Okay, so, you are feeling good about yourself, as a parent, because you got your “child” all the way through high school and got a college or university to take him or her for another four years. In fact, you even might have had not an entirely tortuous time with your “child,” heading out and picking up bedding and other things to get the dorm room set up. Now, you think you can sit back and relax because you protected them for all those years and you did what you needed to do to. Not so fast.
Has your “child” reached his or her 18th birthday and attending college in another state? If yes, what would happen if your “child” was injured and unable to consider treatment options or make medical decisions? Your “child” is an adult, in the eyes of the Law. You no longer have the legal right to make those decisions or to instruct health care providers to provide certain care or treatment – or to stop or withhold certain medical treatment.
College-age “children” are injured and some sustain catastrophic injuries while at school. Nearly three quarters of college-age students own or have access to cars. In addition, the college years are a time of testing and/or redefining personal limits. That can be as ordinary as pushing the limits of how much sleep is needed and still be able to function, drinking, dares, pranks. Your “child” could also just be walking across campus or through town – where other “children” are distracted drivers and also unfamiliar with their new settings. If your “child” is an athlete, there is even more reason to do more for your “child” before he or she heads off for college. Recent studies by the NCAA and the National Athletic Trainers’ Association found that 1 of approximately 12,500 college athletes are injured severely enough each year to miss at least a day of practice or competition. And in 2009, the National Center for Catastrophic Sport Injury Research reported that cheerleading at the college level caused over 70% of college-aged catastrophic injuries or fatalities. This last point is important, because, we, as parents, don’t know everything (no matter what we have repeatedly told our kids).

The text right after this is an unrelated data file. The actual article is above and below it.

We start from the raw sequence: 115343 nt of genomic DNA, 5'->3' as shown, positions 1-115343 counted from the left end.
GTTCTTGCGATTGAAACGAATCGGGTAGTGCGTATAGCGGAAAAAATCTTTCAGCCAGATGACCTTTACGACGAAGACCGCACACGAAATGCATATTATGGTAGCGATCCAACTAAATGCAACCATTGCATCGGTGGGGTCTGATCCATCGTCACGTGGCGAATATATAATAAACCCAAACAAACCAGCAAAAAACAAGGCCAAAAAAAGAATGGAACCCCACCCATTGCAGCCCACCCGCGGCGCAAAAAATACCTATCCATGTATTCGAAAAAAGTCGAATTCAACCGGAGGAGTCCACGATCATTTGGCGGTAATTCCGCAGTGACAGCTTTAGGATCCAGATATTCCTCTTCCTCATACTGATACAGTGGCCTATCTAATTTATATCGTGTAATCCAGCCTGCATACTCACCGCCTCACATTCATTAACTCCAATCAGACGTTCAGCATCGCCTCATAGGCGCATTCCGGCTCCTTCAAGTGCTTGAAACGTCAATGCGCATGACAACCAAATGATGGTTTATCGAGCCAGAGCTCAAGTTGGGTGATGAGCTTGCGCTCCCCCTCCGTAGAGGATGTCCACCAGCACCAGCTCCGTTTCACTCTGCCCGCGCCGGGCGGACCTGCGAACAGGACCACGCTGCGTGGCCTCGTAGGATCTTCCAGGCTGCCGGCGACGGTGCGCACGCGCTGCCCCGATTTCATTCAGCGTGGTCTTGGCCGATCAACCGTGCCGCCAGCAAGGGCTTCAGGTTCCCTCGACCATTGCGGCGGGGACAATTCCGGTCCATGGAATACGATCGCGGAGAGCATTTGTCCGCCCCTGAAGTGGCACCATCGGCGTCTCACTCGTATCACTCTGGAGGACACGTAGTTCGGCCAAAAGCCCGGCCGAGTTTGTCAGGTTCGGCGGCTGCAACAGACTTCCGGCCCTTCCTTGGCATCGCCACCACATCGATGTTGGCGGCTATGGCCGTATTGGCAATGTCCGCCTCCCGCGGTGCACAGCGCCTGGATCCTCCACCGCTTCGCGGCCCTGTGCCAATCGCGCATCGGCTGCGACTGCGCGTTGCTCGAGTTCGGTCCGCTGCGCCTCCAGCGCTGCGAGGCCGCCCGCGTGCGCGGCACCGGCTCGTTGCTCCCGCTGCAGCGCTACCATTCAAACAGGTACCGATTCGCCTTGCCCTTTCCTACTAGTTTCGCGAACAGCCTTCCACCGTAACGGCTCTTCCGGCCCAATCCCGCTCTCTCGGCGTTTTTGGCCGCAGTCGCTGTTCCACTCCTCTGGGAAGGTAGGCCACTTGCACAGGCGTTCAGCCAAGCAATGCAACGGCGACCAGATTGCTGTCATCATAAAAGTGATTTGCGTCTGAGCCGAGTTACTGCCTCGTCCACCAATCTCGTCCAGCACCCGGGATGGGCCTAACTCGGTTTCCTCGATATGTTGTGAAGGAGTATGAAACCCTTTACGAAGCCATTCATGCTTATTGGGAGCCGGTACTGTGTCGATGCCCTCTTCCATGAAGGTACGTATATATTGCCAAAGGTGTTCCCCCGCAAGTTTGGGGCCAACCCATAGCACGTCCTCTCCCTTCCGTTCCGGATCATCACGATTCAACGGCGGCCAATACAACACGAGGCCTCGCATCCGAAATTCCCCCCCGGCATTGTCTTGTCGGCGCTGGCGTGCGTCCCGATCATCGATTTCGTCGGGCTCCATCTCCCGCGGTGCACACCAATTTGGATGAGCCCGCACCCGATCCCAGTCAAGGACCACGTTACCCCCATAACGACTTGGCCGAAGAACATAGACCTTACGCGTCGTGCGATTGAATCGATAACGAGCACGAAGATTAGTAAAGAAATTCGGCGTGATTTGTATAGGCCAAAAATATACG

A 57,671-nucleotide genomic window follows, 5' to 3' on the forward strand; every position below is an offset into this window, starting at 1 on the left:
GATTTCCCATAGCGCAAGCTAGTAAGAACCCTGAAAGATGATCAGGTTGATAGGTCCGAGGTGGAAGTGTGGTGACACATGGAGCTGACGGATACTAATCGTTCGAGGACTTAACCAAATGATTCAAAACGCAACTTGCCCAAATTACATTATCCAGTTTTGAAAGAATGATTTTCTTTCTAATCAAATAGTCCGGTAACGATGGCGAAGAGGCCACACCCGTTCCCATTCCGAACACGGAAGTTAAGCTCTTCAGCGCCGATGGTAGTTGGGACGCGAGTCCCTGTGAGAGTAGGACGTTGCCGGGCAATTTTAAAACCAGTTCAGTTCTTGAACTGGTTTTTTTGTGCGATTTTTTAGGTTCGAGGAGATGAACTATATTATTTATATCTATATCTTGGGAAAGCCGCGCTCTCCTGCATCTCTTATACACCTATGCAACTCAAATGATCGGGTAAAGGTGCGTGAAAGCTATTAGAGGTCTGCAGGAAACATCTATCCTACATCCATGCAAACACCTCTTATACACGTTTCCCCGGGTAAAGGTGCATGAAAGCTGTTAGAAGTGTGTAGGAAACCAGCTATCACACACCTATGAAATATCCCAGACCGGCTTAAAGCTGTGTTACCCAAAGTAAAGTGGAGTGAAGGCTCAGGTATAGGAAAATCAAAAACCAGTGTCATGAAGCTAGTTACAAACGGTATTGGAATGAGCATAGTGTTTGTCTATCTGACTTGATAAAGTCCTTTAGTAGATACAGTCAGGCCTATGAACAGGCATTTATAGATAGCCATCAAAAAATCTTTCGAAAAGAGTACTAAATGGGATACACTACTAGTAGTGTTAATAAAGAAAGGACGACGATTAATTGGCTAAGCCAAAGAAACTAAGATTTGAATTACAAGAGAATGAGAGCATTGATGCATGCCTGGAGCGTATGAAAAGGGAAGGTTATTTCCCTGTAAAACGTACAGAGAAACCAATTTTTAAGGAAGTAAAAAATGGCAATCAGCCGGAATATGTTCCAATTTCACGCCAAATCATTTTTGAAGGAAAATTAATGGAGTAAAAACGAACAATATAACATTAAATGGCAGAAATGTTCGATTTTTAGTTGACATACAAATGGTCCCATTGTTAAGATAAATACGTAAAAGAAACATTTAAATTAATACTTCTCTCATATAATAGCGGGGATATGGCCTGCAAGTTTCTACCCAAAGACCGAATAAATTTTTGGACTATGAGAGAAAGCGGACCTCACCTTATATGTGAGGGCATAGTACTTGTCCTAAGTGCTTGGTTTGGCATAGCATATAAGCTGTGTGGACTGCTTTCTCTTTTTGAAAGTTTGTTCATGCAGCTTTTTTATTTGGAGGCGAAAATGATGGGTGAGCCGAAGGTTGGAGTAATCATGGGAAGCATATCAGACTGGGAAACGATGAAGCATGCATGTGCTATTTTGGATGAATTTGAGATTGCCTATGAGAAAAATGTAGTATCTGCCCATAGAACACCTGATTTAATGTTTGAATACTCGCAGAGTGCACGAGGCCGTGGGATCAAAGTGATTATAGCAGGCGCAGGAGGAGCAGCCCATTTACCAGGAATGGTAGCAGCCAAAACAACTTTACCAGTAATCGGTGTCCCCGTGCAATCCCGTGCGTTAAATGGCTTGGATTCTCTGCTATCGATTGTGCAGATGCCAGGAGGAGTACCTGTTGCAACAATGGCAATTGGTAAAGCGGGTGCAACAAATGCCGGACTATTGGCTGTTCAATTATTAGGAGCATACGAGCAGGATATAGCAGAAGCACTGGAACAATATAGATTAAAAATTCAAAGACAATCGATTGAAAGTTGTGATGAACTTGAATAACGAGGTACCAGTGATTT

Without the ability to predict whether or when your “child” will be injured while at college, or how severe that injury will be, you need to prepare for it. That is what our “children” have come to rely upon us to do – to be prepared for them. If your college bound “child” – who is also 18 years old or older, does not have a Durable Power of Attorney for Health Care, a Durable General Power of Attorney, and a Living Will, it is unlikely that you (the parent) would be able to make health care decisions or handle their financial affairs if an injury made them unable to consider treatment options and make decisions for themselves. Without these documents, you would have to go into the probate court, in the state where your “child” is going to college, to be appointed a guardian, which takes much more time and money than getting those documents created before something happens. Getting appointed as a guardian also keeps you from being able to grieve and “process” what has happened and keeps you from “being there” for your “child” when it matters most. So, get these documents created for your “child.” If something happens, you’ll take comfort knowing that decisions can be made and carried out, without delay. If nothing happens, you’ll have the greater satisfaction of knowing that you did your best for them.